The key component of an air purifier with ventilation is the filter for suspended matter, generally known as a HEPA filter. They consist of wafer-thin plastic threads, which are interwoven into a fleece, and generate their filter effect via an electrostatic charge. For HEPA filters there are different classifications. It is specified to what extent a filter must withhold particles which can be the most difficult to filter owing to their size. Based on the known filter effects, this critical particle size is between 0.1 and 0.3 µm. For H13 filters it is stated that they remove up to 99.95% of particles in this size from the air, for H14 filters it is 99.995%. Particles which are smaller or bigger are even removed from the air to a higher degree due to various physical effects.
Against the background of the Covid-19 pandemic this information is relevant, as the SARS-CoV-2 virus has a size of approximately 0.1 µm and this lies within the H13/H14 classification. However, viruses are always bound to a host and linked to aerosols, which are significantly bigger than the viruses themselves. This means that machines with an EPA filter of class E11 are already able to eliminate the majority of infectious aerosol particles from the air – because they remove 99.5% suspended matter between 0.1 and 1 µm from the air. Apart from virus-infected aerosols, this also includes other harmful or annoying particles such as pollen, mites, animal hair, household dust, gases and odours or fine dust.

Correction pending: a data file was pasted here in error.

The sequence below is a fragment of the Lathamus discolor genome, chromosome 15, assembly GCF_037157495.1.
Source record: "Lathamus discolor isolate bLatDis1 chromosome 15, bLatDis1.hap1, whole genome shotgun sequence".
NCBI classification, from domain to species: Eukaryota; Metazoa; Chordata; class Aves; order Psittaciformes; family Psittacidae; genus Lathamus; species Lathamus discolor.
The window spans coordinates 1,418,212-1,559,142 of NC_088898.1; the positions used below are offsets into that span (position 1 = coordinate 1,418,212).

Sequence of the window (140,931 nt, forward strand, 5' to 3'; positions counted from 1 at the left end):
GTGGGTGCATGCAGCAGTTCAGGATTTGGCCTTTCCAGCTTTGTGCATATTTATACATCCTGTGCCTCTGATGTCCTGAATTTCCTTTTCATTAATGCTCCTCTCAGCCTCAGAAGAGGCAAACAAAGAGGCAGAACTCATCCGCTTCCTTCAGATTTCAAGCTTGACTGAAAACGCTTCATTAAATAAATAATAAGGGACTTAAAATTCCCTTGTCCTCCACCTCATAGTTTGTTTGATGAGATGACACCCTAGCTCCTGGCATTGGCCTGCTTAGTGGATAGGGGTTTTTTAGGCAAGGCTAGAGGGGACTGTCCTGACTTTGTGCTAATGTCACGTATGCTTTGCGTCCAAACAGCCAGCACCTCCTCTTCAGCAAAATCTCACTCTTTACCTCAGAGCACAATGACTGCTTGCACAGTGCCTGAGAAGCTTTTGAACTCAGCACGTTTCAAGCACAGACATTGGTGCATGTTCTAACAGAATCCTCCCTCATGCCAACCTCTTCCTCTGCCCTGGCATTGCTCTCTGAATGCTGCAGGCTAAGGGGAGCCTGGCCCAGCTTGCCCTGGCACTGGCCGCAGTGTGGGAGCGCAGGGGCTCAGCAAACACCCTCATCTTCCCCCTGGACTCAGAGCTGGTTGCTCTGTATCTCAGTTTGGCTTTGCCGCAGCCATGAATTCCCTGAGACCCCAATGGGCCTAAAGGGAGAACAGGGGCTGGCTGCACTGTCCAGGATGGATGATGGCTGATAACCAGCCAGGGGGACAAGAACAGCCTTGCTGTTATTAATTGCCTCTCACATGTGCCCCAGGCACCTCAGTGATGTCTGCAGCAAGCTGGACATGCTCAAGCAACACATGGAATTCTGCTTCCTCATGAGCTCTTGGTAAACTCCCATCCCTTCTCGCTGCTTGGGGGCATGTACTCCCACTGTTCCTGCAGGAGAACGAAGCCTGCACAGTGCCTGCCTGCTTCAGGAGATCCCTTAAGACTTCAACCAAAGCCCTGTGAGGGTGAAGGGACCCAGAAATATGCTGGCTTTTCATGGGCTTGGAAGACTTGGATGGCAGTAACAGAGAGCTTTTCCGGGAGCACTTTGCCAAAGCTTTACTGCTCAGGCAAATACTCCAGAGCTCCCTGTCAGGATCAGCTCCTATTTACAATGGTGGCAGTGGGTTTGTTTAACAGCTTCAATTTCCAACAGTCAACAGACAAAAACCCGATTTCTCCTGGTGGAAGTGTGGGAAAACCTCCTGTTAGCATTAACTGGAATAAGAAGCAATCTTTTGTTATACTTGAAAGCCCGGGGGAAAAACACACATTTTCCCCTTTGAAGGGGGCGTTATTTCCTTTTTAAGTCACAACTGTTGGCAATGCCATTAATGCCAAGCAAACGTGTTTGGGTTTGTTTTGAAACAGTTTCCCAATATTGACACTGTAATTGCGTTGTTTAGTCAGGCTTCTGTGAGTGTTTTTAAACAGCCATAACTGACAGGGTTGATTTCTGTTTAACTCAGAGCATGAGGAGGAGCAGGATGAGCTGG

Room size and air flow rate: Which air purifier is suitable for what purpose?
When it comes to choosing a suitable machine, then the size of the room in which the air purifiers should be set up is key. In general, the air in a room should be cleaned three times an hour in order to achieve an effect against allergens such as pollen or mites. If it involves reducing the risk of infection with SARS-CoV-2, based on a highly regarded study conducted by the Bundeswehr University Munich the room volume must be circulated six times an hour.
If a room has an area of 60 square metres and is 3 metres high, then 180 cubic metres of air must be moved at this frequency. In this case if an air purifier of 550 cubic metres per hour is used, then two machines should be installed – ideally on opposite walls. Then two air cylinders are installed in the room, which reliably move the ambient air towards the air purifiers. The appropriate filter class should also be chosen, i.e. at least E11 or ideally H13/H14. Even if air purifiers are used properly in schools, the restaurant trade or offices, regular ventilation is still required in order to ensure the necessary fresh air supply.
Note: Continuous operation is also a crucial aspect for the success in everyday use of air purifiers. In this respect the noise level plays an important role in noise-sensitive areas such as classrooms. Because the necessary acceptance is only established if the operating noise is not deemed to be too disruptive or annoying. As stipulated in the workplace ordinance, the maximum level of 50 dB should not be exceeded, which is slightly higher than the sound of a normal conversation.